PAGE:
Amid growing international anger over Russia’s war on Ukraine, economic sanctions have again become a favorite measure of leaders working to discourage war, including one particular banking mechanism that recently made headlines.
“I will not be diplomatic on this. Everyone who now doubts whether Russia should be banned from SWIFT has to understand that the blood of innocent Ukrainian men, women and children will be on their hands too. Ban Russia from SWIFT.”
As can be clearly understood from the words of Ukraine’s Foreign Minister Dmytro Kuleba, this SWIFT money transactions tool – standing for Society for Worldwide Interbank Financial Communications – has moved quickly to the heart of the sanctions debate, suggesting a possible full ban on Russian access to the international banking system.
Taking a step in this direction, the US, European Union, Britain, and Canada last weekend unveiled new sanctions, including blocking certain Russian lenders’ access to the SWIFT international payment system.
‘Emphasis on SWIFT a bit misplaced’
But according to Daniel Treisman, a UCLA political scientist and founder/director of the Russia Political Insight Project, the stress on restricting access to SWIFT may be a lot of ado about nothing much.
“The SWIFT system is essentially a messaging system by which banks communicate about monetary transfers, rather than the system that actually makes the transfers,” he told Anadolu Agency.
Although denying access to SWIFT creates problems for banks in the short run, in principle it is not so hard to work around these hurdles, he said.
“Russia has already created its own substitute system, which has been working for internal transactions and could potentially be extended to international transactions,” he explained, referring to the System for Transfer of Financial Messages (SPFS), founded by Moscow in 2014.
“So I think the emphasis on SWIFT is a little misplaced.”
Blocking particular banks, as the US has done for instance to state-controlled VTB, Russia’s second-largest bank, prevents them not just from communicating but from making transfers in foreign currencies.
According to Treisman, in fact the most serious elements in the recent package of sanctions are those aimed at the Bank of Russia, the country’s central bank.
These sanctions would entail “freezing the assets of Russia’s central bank in foreign deposits and bonds,” he said, calling it a step “that would immobilize a big part of Russia’s more than $630 billion in currency and gold reserves.”
Hole in sanctions
Barry Eichengreen, an economist at the University of California, Berkeley, said cutting Russian banks off from SWIFT and prohibiting US and euro area banks from doing business in Russia could significantly strain the Russian economy.
“Not all Russian banks are barred from SWIFT, and not all financial transfers to and from Russian firms are prohibited, at least as yet,” he said. “Payment from Western Europe to Russian natural gas exporters is still being made, and the banks and firms most intimately involved in the energy business have been exempted so far.”
“That’s a hole in the sanctions that will have to be closed, and closing it will be painful for both sides,” he warned.
Freezing the foreign exchange reserves of the Russian central bank would prevent it from intervening to stabilize the ruble and from otherwise lending dollars and euros to companies in need, he said.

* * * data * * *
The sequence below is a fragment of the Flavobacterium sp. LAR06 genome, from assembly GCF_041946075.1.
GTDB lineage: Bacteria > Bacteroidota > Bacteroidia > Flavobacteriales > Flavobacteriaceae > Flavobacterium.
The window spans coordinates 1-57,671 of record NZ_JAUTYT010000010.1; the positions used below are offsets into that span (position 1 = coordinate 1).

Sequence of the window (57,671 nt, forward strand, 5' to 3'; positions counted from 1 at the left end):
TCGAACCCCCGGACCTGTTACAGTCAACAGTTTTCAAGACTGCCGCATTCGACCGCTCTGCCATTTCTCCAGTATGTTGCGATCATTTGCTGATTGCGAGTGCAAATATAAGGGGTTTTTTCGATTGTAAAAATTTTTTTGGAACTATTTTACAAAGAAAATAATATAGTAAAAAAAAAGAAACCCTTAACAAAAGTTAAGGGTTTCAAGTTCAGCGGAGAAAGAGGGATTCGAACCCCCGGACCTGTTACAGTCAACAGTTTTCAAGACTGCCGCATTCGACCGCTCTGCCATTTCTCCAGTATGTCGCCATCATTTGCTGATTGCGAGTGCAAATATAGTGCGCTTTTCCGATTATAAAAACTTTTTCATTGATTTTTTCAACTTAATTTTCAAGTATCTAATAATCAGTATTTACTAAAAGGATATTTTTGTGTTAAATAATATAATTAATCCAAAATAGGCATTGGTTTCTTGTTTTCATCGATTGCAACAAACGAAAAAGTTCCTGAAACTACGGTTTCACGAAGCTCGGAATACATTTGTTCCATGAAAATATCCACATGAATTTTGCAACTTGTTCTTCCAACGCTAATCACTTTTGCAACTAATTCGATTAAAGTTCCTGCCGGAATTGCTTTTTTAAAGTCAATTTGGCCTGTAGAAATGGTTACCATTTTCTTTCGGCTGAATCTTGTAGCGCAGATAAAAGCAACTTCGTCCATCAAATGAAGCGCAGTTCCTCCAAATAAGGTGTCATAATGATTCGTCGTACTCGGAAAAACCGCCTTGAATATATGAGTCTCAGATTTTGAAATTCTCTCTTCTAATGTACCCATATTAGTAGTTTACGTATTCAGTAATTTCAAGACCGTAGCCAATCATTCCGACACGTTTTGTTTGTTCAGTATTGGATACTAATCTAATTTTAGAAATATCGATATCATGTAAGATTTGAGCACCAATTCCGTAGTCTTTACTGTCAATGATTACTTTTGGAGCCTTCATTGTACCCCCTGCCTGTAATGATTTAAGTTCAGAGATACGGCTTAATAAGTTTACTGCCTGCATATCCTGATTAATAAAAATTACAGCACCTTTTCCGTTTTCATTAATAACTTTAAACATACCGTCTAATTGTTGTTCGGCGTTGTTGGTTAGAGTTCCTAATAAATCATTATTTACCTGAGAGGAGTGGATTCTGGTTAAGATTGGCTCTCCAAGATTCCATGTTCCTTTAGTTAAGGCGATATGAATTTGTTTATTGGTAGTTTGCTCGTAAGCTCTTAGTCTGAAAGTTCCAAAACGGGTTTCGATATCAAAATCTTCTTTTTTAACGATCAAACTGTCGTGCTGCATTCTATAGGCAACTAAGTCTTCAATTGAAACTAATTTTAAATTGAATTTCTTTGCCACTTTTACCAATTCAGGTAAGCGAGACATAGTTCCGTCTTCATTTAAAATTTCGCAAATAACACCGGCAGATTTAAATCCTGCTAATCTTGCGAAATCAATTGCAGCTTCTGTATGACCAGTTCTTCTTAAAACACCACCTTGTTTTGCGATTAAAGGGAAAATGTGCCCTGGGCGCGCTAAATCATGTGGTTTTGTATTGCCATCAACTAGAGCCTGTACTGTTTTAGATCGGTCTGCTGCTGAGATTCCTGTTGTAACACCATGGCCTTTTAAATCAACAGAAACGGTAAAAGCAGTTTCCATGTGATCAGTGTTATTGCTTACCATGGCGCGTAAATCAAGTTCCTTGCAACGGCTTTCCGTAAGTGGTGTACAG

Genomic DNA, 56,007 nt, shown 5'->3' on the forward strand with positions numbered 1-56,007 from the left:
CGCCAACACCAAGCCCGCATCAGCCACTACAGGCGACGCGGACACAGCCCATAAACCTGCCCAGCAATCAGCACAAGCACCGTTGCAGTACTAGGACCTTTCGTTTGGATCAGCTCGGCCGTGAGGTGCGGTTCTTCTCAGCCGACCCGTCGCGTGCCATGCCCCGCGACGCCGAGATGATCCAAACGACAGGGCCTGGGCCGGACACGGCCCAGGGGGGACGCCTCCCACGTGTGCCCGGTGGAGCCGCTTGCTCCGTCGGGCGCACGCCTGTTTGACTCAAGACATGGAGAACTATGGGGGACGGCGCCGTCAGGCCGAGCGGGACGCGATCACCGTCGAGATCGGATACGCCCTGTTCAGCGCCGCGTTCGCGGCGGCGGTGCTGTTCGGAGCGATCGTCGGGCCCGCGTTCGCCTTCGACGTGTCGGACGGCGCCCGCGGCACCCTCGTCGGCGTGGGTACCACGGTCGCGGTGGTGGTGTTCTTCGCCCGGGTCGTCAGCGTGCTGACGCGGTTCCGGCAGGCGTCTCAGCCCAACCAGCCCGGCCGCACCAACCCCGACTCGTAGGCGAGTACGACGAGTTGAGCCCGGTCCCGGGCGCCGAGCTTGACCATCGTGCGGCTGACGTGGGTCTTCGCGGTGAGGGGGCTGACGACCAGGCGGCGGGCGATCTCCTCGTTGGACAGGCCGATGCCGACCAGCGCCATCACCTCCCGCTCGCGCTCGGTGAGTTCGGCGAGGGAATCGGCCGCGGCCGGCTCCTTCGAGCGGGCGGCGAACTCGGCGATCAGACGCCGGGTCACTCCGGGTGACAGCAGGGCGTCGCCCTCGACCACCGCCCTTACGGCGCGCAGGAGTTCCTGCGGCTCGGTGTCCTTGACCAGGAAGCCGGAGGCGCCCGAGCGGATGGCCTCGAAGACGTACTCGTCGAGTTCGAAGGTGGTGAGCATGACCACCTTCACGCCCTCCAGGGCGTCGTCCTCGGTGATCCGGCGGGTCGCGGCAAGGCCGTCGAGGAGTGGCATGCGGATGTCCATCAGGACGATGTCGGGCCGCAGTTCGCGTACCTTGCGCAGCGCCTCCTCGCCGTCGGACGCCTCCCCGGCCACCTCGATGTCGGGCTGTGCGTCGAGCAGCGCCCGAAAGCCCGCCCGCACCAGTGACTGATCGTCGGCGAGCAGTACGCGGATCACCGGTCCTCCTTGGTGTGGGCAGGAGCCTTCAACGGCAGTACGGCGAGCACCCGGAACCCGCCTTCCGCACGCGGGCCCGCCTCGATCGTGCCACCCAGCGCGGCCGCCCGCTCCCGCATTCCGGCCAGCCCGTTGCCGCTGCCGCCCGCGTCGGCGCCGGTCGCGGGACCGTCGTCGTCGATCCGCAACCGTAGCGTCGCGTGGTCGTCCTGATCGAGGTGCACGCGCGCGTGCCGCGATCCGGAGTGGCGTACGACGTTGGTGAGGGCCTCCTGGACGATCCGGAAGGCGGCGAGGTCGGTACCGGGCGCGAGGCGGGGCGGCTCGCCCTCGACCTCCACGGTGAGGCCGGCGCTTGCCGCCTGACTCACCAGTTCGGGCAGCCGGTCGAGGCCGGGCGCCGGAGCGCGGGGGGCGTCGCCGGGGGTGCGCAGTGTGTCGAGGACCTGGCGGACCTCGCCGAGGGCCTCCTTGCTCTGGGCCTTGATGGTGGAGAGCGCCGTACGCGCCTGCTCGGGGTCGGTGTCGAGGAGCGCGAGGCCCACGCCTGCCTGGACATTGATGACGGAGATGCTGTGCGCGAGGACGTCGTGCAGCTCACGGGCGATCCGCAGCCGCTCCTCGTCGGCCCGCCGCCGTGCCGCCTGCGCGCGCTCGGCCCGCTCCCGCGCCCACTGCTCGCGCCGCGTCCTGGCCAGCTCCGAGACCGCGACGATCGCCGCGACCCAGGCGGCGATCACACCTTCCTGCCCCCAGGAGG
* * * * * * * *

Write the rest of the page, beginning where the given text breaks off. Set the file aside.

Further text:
But the bank “has been moving its reserves from foreign central and commercial banks to the Bank for International Settlements, where they likely will continue to be freely available,” he said, referring to a Swiss-based international financial institution owned by a number of central banks. “You can see this movement in recent IMF data.”
According to Eichengreen, sanctions can’t stop Russian President Vladimir Putin from seeking to take over Ukraine but they can make it more painful for him to do so, encouraging internal opposition to his military adventure.
“So he may ponder a way of limiting his ambitions and declaring victory at the same time. What form those more limited ambitions might take is too early to say.”
Can sanctions sway Russia?
Western sanctions will not make Russia change course, according to Kremlin spokesperson Dmitry Peskov.
“The US are fans of sanctions, and the adherence to this practice has spread on to Europe. They probably believe they can persuade us to change our position by means of sanctions. Evidently, this is impossible,” Peskov told reporters on Tuesday.
“This is not the first such statement. And yes, the aggressive actions against our country are of an ultra-concentrated nature now. But these actions have taken place before, too,” Peskov added.
Russia has been facing Western sanctions since 2014, when it illegally took over Ukraine’s Crimea Peninsula, and as a result, many in the international community question sanctions’ effectiveness in changing Moscow’s behavior.
“I think the sanctions we’ve had in the last eight years haven’t really proven to have worked,” Nicholas Mulder, a Cornell University historian who has researched sanctions, told US public media outlet NPR.
According to Mulder, Russia appears to have taken measures to prepare for sanctions and seems to be “better prepared for an initial economic disruption than they were eight years ago.”
US President Joe Biden might have better luck changing Russia’s behavior by easing sanctions instead of ramping them up, Mulder has argued.
Despite the many doubts about their effectiveness, world leaders have been in favor of using such economic sanctions as a deterrent, rather than going to war.
And if they cannot dissuade Russia from continuing its war in Ukraine, perhaps at least they can help avoid the outbreak of World War III.